I, too, never stop changing.
Yet I endure as well.

The gallant prairie tallgrass,
now in its tattered brown raiment
after a summer of verdant green robes,
is but one sign of the imminent sleep
before the wakening joy of Spring.

And I understand -
all these living things
turn their hopeful faces
to the life-giving sun
and lift their arms
towards the light.
I am no different.

Although the Earth dies
for a time,
how else can she prepare
for new life?

So, I find hope in
Earth's endless death
and rebirth,
knowing that life
has no other mystery.

And this piece was submitted in a "Witty Epitaph" contest:

Here lies the invaluable Mister Comma.
Pause, for a moment of silence –
this world will, never be the same!
He suffered misuse, and abuse;
but loved eating dogs and playing, games.

I've been having fun, as you can see.  But, I'm also rediscovering my long-lost voice.  In addition to the sundry poetry contests I'm entering, I'm also editing and submitting my novel, as well as working on some short story pieces.

As author Ernest Hemingway says, "There is nothing to writing.  All you do is sit down at a typewriter (or laptop) and bleed."  Truly.

28 September 2011

Yay! Finally!

Remember that we traveled to Alaska in early June?  Well, we purchased a piece of art there and had it shipped here.  That painting arrived about three weeks ago.  Then, two days ago, it was finally hung in our house!


Hard to see the blueyness of the painting.  The picture itself is a lovely, artsy rendition of seals, fish, and other Alaskan critters.

The blue is more obvious here.  The picture hangs in our front room.

19 September 2011

Television Helps Clean

It's not what you think it is!

I have somehow managed to escape the last few years without watching an entire episode of the TV show 'Hoarders'.  I caught maybe half of a program about a year ago, but never a full hour.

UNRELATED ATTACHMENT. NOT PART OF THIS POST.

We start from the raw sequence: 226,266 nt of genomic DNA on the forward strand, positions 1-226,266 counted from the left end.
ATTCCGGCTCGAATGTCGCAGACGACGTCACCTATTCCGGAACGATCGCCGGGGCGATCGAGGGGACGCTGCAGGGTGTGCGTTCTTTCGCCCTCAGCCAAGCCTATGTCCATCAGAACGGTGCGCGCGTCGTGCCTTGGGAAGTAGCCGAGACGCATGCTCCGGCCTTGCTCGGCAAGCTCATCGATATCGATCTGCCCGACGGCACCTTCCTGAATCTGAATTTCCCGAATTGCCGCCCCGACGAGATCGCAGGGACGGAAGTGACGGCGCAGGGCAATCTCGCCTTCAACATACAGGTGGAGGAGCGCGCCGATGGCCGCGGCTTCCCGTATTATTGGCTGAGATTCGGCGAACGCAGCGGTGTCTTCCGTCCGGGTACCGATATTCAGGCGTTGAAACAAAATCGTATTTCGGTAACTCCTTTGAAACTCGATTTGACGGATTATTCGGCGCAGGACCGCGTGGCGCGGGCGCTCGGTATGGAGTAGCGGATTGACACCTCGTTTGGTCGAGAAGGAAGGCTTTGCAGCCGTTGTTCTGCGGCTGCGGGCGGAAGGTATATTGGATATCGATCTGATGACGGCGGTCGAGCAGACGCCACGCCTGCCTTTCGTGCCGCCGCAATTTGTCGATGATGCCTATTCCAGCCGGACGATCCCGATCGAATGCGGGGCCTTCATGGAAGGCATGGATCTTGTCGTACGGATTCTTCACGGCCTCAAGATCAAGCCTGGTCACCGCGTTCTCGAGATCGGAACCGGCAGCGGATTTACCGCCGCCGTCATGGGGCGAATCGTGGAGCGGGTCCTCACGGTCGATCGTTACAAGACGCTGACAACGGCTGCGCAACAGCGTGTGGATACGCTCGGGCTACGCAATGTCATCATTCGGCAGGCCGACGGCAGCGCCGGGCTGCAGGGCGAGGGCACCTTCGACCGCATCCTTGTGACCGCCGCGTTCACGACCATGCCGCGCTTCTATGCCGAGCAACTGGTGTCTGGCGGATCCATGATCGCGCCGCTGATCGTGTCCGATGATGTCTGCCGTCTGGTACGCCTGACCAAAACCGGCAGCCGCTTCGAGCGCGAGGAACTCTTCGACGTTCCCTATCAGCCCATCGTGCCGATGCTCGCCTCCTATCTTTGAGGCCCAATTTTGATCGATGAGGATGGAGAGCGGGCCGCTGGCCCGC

Until tonight.

Let me tell you, if ever you need motivation to clean, clear, declutter, disinfect, or pitch, watching this show will do it.  One woman hoarded animals - over fifty dogs and cats lived in her house, which was absolutely trashed.  Cockroaches, feces, filth...all over.  Pestilence is a word rarely used in everyday language anymore; however, it perfectly summarizes this house's condition.  The other feature was a gentleman whose house ended up being condemned.  It was just plain dangerous to live there.

The older I get, the more I realize there's a lot that I can't fathom or imagine...and having this hoarding disease is one of them.  I personally am affronted by clutter...I dunno, maybe it's a Feng Shui thing, but piles of useless junk are just piles of negativity for me.  But, hating the mess and actually clearing it out are two totally unrelated ideas.  Sometimes, I feel so overwhelmed...that I do nothing about it.

Now, though, I think watching 'Hoarders' will provide any future impetus I might need.  My house is millions of times better than the ones on the show, but at 9:05 tonight, after all children were in bed, I could see nothing but MESSY CHAOS!  So, my husband and I were impelled to do some work. The office, our bedroom, my bathroom, the kitchen counters/cabinets all received definite benefits. 

I guess that hour in the front of the television tonight wasn't a total waste!

16 September 2011

Get Better, Not Bitter

Today's entry title comes from a newly-popular mantra here in my hometown.  See, we have a local boy (Tyler Sash) getting ready for his rookie year in the NFL.  And this Get Better Not Bitter motto has become his catchphrase, recently emblazoned on various apparel items for purchase here in town...which were snapped up faster than walking tacos at my dinner table.  The general idea, I presume, to not let life be a downer, but to work everyday to get better, as it were.

And while I'm all about local youth making something of themselves, I'm not really a jump-on-the-bandwagon type of person.  Thus, I have not purchased a GBNB shirt.  I simply haven't felt the need.  I can admire the idea without wearing the sweatshirt, right?